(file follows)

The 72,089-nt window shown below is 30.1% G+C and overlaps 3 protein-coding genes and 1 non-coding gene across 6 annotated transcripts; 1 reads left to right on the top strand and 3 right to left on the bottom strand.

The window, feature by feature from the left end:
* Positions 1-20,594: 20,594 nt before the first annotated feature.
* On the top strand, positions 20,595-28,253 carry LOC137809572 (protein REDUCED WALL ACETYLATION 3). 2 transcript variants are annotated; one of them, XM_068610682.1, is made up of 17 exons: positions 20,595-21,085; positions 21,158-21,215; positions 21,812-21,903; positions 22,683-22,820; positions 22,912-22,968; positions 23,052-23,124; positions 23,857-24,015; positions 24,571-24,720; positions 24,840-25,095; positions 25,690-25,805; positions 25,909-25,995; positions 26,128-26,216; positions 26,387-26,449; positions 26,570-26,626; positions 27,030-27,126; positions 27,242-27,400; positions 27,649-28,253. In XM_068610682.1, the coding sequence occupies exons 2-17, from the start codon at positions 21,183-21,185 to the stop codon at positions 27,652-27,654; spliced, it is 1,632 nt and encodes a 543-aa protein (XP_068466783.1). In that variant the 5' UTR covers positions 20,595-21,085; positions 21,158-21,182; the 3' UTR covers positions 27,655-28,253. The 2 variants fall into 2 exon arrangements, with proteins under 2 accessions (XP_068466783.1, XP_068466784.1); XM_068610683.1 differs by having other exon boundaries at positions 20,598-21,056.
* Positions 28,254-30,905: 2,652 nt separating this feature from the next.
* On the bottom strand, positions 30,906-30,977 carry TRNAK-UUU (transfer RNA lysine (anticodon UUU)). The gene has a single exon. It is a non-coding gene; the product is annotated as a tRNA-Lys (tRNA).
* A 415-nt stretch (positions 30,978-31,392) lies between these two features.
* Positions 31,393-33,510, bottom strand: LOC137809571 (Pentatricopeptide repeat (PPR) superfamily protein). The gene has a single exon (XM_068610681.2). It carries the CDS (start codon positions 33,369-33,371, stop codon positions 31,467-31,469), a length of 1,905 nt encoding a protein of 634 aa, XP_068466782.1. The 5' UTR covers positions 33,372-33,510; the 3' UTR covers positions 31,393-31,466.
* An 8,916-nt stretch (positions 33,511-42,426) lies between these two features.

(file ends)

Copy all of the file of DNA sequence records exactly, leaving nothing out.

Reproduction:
The 72,089-nt window shown below is 30.1% G+C and overlaps 3 protein-coding genes and 1 non-coding gene across 6 annotated transcripts; 1 reads left to right on the top strand and 3 right to left on the bottom strand.

The window, feature by feature from the left end:
* Positions 1-20,594: 20,594 nt before the first annotated feature.
* On the top strand, positions 20,595-28,253 carry LOC137809572 (protein REDUCED WALL ACETYLATION 3). 2 transcript variants are annotated; one of them, XM_068610682.1, is made up of 17 exons: positions 20,595-21,085; positions 21,158-21,215; positions 21,812-21,903; positions 22,683-22,820; positions 22,912-22,968; positions 23,052-23,124; positions 23,857-24,015; positions 24,571-24,720; positions 24,840-25,095; positions 25,690-25,805; positions 25,909-25,995; positions 26,128-26,216; positions 26,387-26,449; positions 26,570-26,626; positions 27,030-27,126; positions 27,242-27,400; positions 27,649-28,253. In XM_068610682.1, the coding sequence occupies exons 2-17, from the start codon at positions 21,183-21,185 to the stop codon at positions 27,652-27,654; spliced, it is 1,632 nt and encodes a 543-aa protein (XP_068466783.1). In that variant the 5' UTR covers positions 20,595-21,085; positions 21,158-21,182; the 3' UTR covers positions 27,655-28,253. The 2 variants fall into 2 exon arrangements, with proteins under 2 accessions (XP_068466783.1, XP_068466784.1); XM_068610683.1 differs by having other exon boundaries at positions 20,598-21,056.
* Positions 28,254-30,905: 2,652 nt separating this feature from the next.
* On the bottom strand, positions 30,906-30,977 carry TRNAK-UUU (transfer RNA lysine (anticodon UUU)). The gene has a single exon. It is a non-coding gene; the product is annotated as a tRNA-Lys (tRNA).
* A 415-nt stretch (positions 30,978-31,392) lies between these two features.
* Positions 31,393-33,510, bottom strand: LOC137809571 (Pentatricopeptide repeat (PPR) superfamily protein). The gene has a single exon (XM_068610681.2). It carries the CDS (start codon positions 33,369-33,371, stop codon positions 31,467-31,469), a length of 1,905 nt encoding a protein of 634 aa, XP_068466782.1. The 5' UTR covers positions 33,372-33,510; the 3' UTR covers positions 31,393-31,466.
* An 8,916-nt stretch (positions 33,511-42,426) lies between these two features.